Rehabilitation after Covid 19

Covid 19, Physiotherapy Rehabilitation after being in intensive care unit (ICU) for Coronavirus infection in London. Respiratory rehabilitation, chest physiotherapy and muscle  strength rehabilitation with our physiotherapist specialised in mobilisation and chest physiotherapy following an infection with Covid 19 (coronavirus) or a stay in the ICU. Home visit Rehabilitation, online video consultation and practice treatment covered by Axa Bupa

Covid 19 (coronavirus) rehabilitation: why is it important?Covid 19 physiotherapy London physio rehabilitation after Coronavirus infection intensive care unit ICU

There are about 4 different ways to be affected by Covid 19:

  • Asymptomatic patient
  • Moderate form of affection with loss of smell, back pain & backache with nose congestion but no mucus
  • Pulmonary infection with strong flu-like symptoms and often the apparition of pneumonia as sur-infection which leads to a shortness of breath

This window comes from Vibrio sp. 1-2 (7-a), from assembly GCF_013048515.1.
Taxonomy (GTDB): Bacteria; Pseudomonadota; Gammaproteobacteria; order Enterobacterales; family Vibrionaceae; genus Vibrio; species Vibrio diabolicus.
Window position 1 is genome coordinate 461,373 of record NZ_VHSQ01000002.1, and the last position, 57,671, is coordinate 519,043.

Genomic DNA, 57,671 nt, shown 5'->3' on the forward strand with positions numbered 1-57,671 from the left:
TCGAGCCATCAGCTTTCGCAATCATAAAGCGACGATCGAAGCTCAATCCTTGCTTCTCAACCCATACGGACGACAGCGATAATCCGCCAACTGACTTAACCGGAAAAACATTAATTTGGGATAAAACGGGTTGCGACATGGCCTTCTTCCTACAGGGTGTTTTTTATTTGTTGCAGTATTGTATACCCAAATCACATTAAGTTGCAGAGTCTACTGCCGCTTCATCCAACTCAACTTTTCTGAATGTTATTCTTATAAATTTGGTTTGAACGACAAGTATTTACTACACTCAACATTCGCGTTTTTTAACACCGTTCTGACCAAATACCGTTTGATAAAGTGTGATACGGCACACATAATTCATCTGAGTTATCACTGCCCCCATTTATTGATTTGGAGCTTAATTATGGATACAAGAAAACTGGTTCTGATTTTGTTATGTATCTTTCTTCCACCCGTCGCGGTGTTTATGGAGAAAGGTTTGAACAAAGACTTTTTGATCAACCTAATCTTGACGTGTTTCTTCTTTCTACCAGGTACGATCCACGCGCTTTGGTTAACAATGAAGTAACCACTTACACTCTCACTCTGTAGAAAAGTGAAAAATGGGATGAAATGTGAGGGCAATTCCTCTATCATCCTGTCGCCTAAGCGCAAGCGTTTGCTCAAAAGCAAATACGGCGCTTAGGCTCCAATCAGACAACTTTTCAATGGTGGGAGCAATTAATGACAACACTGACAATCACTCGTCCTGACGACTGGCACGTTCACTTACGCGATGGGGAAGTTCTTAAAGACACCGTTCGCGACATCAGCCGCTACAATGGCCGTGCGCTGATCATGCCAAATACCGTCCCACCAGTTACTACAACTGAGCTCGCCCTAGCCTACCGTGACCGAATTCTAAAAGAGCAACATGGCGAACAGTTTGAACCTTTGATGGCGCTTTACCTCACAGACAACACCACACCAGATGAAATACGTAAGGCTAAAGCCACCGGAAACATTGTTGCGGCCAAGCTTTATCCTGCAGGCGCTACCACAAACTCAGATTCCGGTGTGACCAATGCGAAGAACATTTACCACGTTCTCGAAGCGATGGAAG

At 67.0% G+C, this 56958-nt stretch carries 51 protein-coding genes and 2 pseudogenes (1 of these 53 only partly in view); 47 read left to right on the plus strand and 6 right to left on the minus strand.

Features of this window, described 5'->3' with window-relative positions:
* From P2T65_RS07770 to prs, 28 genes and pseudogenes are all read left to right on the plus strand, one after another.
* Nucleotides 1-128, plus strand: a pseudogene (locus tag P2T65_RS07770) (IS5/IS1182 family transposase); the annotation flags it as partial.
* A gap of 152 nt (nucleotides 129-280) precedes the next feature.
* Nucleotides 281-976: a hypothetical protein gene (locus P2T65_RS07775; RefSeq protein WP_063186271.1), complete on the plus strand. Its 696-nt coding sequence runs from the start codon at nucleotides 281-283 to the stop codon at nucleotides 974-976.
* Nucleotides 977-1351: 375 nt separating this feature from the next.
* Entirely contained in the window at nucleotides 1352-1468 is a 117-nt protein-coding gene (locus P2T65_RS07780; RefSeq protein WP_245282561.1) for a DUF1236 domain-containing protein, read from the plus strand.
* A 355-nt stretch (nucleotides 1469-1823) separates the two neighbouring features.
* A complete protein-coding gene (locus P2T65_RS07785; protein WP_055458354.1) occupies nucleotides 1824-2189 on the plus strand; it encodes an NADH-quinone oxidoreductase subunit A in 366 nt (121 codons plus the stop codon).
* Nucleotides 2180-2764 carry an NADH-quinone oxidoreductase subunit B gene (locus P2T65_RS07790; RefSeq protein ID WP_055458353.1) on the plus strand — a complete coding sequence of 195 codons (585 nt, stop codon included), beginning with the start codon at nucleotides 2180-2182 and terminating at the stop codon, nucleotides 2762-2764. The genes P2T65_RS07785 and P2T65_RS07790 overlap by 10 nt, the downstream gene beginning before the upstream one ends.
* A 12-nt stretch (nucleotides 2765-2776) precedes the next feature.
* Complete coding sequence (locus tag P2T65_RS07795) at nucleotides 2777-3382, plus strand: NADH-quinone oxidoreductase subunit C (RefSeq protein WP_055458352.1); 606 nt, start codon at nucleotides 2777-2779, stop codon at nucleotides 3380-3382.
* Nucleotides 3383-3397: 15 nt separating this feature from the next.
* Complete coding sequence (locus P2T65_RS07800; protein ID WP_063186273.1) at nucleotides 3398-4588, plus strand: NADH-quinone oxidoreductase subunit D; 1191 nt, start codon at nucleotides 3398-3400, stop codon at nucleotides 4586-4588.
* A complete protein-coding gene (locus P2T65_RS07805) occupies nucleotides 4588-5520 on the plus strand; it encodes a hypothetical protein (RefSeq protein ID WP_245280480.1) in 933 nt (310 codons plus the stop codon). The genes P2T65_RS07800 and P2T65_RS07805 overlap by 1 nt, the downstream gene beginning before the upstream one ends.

• Strong infection with underlying factor: sadly these patients need to be taken to ICU to be under respirator for many days due to respiratory distress and lung damage. A stay in ICU always leads to a loss of muscle mass, strength, hand dexterity with often a few days of cognitive impairment.

This is for the last two types of patients that physiotherapy rehabilitation and chest physiotherapy training are crucial for an optimised recovery. Strengthening your legs, arms and back muscles, working on your balance and walk, rehabilitating your hand dexterity with our hand therapy, removing any mucus from your lung and strengthening your diaphragm and pulmonary capacity, will be the basis of your rehabilitation with our specialised physiotherapist in recovery and respiratory disease.